I have a one-word answer and explanation: data.

I blame the desire for data. 

To collect data, you MUST define whatever you're measuring reductively. 

If your goal is to have a rich, nuanced conversation, you don't have to resort to crude oversimplifications.

If you talk with teachers in depth about lecturing less and getting around the classroom more as you teach, the possibilities are endless.

But if your goal is to fill out a form or a spreadsheet—well, thenyou have to be reductive

In order to produce a check mark or score from the complex realities of teaching and learning…oversimplifying is the only option. 

So here's my question—and I'd love to have your thoughts on this:

What if we stopped trying to collect data?

What if we said, as a profession, that it's not our job as instructional leaders to collect data?

As a principal and teacher in Seattle Public Schools, I interacted with many university-trained researchers who visited schools to collect data. 

I myself was trained in both qualitative and quantitative research methods as part of my PhD program as well as earlier graduate training. 

knew how to collect data about classroom practice…

But as a principal, I realized that I was the worst person in the worldto actually do this data collection in my school.

Why? Because of what scholars have identified as one of the biggest threats to quality data collection:

Observer effects.

When the principal shows up, teachers behave differently.

When teachers know what the observer wants to see, the song-and-dance commences. 

You want to see students talking with each other? OK, I'll have them “turn and talk” every time you walk into the room, Justin. Write that down on your little clipboard.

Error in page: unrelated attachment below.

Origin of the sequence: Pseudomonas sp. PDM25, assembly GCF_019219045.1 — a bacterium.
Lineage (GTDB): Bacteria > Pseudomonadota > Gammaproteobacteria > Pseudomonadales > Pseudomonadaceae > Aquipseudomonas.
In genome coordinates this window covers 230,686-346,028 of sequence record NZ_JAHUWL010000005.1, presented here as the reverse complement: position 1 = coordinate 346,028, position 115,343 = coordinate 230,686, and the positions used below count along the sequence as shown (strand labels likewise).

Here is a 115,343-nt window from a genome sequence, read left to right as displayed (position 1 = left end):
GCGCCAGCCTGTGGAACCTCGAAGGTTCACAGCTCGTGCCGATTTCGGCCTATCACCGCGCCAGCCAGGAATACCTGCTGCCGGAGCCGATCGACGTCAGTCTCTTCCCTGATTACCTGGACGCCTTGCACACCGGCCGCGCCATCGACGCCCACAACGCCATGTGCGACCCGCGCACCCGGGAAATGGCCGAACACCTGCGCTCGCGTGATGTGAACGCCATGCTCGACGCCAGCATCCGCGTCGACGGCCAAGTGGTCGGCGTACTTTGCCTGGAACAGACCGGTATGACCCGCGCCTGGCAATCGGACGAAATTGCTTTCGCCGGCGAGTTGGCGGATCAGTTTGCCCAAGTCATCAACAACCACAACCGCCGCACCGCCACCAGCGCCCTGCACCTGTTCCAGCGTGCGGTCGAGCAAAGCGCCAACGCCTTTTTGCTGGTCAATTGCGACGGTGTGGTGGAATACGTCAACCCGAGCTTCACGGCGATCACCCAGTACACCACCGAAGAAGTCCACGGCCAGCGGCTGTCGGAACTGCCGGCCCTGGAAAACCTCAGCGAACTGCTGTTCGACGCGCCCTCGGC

You don't want me to lecture from the Smartboard all day? OK, I'll stand at the back, and lecture from there, Colleague.

The late, great Rick DuFour—godfather of Professional Learning Communities—used to tell the story of how he'd prepare his students for formal observations when he was a teacher.

I'm paraphrasing, but it went something like this:

OK, kids—the principal is coming for my observation today, so whenever I ask a question, you all have to raise your hands.

If you know the answer, raise your right hand. If you don't know the answer, raise your left hand, and I won't call on you.

The principal needed “data” on whether students were engaged and understanding the lesson…so the teacher and students obliged with their song-and-dance routine.

Across our profession, in tens of thousands of schools, we're engaged in a conspiracy to manufacture data about classroom practice

It's not a sinister conspiracy. No one is trying to do anything bad. 

We're all behaving rationally and ethically:

—We've been told we need data about teacher practice
—We have a limited number of chances to collect that data from classroom visits
—Teachers know they'll be judged by the data we collect

So they show us what we want to see…

…even if it results in absurd practices like lecturing from the back of the room. 

So here's my suggestion: let's stop collecting data from classroom visits

We already get plenty of quantitative data from assessments, surveys, and other administrative sources.